Common Name: Western Meadowlark
Scientific Name: Sturnella neglecta
Habitat: Western Meadowlarks prefer open spaces of native grasslands and agricultural fields for spring and summer breeding and winter foraging. They prefer low to medium-height grasses over tall fields. They can also be found along weedy verges of roads and marsh edges.
Food: Western Meadowlarks have been documented eating both grain and weed seeds as well as insects.
Nesting: Female Western Meadowlarks will choose a nest spot on the ground in pasture, prairie or other grassland habitat. The female will seek out a small dip in the ground, such as a cow footprint, often shielded by dense vegetation so the nest can be easily disguised.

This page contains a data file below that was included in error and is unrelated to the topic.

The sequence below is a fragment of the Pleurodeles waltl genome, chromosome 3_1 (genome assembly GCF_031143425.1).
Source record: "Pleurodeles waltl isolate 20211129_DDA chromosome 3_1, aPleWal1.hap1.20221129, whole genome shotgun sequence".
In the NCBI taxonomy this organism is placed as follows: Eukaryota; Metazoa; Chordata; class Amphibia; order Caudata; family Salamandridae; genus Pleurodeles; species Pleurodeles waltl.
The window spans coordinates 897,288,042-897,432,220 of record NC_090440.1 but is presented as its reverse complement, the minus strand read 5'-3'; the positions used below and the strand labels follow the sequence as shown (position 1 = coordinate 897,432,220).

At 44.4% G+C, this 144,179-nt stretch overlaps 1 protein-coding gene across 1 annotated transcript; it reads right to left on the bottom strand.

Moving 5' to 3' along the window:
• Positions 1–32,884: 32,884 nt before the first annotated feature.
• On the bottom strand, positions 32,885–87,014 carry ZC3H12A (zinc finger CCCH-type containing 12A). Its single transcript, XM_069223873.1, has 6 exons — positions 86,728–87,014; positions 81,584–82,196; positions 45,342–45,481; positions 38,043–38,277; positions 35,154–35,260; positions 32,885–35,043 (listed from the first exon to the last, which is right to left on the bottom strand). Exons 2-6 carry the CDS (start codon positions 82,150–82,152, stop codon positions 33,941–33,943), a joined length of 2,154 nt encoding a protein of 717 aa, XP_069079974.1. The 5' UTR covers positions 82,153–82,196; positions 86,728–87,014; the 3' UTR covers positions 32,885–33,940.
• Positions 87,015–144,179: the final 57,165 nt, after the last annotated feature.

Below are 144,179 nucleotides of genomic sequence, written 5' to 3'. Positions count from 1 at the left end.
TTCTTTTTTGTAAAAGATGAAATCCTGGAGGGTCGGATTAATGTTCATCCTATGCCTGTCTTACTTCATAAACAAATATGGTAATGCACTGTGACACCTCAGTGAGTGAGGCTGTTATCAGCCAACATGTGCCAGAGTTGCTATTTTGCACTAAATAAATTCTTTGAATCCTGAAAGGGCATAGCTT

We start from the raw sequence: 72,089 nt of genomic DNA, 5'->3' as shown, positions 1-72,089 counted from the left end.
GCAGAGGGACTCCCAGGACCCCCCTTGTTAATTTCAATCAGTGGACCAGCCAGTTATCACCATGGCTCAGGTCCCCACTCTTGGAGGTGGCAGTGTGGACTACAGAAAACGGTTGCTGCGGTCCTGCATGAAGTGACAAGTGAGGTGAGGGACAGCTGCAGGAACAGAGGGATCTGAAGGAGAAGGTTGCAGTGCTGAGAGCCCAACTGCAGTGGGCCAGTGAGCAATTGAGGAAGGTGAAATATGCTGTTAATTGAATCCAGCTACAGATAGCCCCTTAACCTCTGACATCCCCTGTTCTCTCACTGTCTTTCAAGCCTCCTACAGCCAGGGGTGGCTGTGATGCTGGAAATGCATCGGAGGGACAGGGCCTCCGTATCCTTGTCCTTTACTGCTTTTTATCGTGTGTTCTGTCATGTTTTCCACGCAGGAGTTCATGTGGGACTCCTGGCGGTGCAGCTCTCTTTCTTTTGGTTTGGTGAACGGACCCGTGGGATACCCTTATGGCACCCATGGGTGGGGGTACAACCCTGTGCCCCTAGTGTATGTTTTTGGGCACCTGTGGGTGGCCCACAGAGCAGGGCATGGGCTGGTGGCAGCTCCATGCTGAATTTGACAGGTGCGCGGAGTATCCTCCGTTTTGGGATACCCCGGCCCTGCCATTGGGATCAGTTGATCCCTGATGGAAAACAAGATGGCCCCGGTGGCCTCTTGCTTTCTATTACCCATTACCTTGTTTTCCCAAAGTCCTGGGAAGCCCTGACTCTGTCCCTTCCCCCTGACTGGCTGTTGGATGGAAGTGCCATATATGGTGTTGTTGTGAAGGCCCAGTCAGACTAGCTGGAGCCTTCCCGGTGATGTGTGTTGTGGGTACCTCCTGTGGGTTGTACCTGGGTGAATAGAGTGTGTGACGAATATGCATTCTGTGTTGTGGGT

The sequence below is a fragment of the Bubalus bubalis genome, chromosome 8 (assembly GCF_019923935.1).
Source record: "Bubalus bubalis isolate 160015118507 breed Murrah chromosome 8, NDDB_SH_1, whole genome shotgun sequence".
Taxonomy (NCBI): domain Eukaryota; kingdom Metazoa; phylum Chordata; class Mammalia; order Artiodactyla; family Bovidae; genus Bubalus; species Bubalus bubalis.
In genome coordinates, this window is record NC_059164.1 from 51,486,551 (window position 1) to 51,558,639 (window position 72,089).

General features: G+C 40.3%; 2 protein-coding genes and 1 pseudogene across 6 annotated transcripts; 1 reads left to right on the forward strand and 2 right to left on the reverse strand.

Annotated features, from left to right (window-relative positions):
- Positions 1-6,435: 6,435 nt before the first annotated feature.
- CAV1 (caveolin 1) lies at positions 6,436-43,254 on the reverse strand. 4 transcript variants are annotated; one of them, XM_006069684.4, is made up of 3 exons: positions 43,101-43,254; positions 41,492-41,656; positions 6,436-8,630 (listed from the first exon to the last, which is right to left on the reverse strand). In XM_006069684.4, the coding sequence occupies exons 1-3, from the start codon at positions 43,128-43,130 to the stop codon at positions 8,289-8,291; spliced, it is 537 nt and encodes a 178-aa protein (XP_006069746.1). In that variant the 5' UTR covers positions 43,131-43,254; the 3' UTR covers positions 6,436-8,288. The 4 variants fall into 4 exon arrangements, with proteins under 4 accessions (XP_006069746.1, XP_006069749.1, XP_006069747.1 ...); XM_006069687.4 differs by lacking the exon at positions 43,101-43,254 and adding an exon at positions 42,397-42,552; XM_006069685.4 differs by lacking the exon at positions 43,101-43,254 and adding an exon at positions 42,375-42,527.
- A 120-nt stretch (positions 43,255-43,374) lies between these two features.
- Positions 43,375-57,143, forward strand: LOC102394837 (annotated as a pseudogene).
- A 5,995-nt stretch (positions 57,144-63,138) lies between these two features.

Behavior: Western Meadowlarks forage alone or in small, loose flocks. When flying, Western Meadowlarks will glide low while flapping in a short, stiff, quail-like pattern. During spring, males will sing from atop bushes, power lines, or fence posts.
Conservation: Although Western Meadowlarks are numerous, their breeding populations declined over 1% per year between 1966 and 2015, resulting in a cumulative decline of 48%, according to the North American Breeding Bird Survey.
Fun Fact: Unfortunately, Western Meadowlarks are extremely sensitive to humans when nesting and will abandon a nest if they are disturbed while incubating their eggs.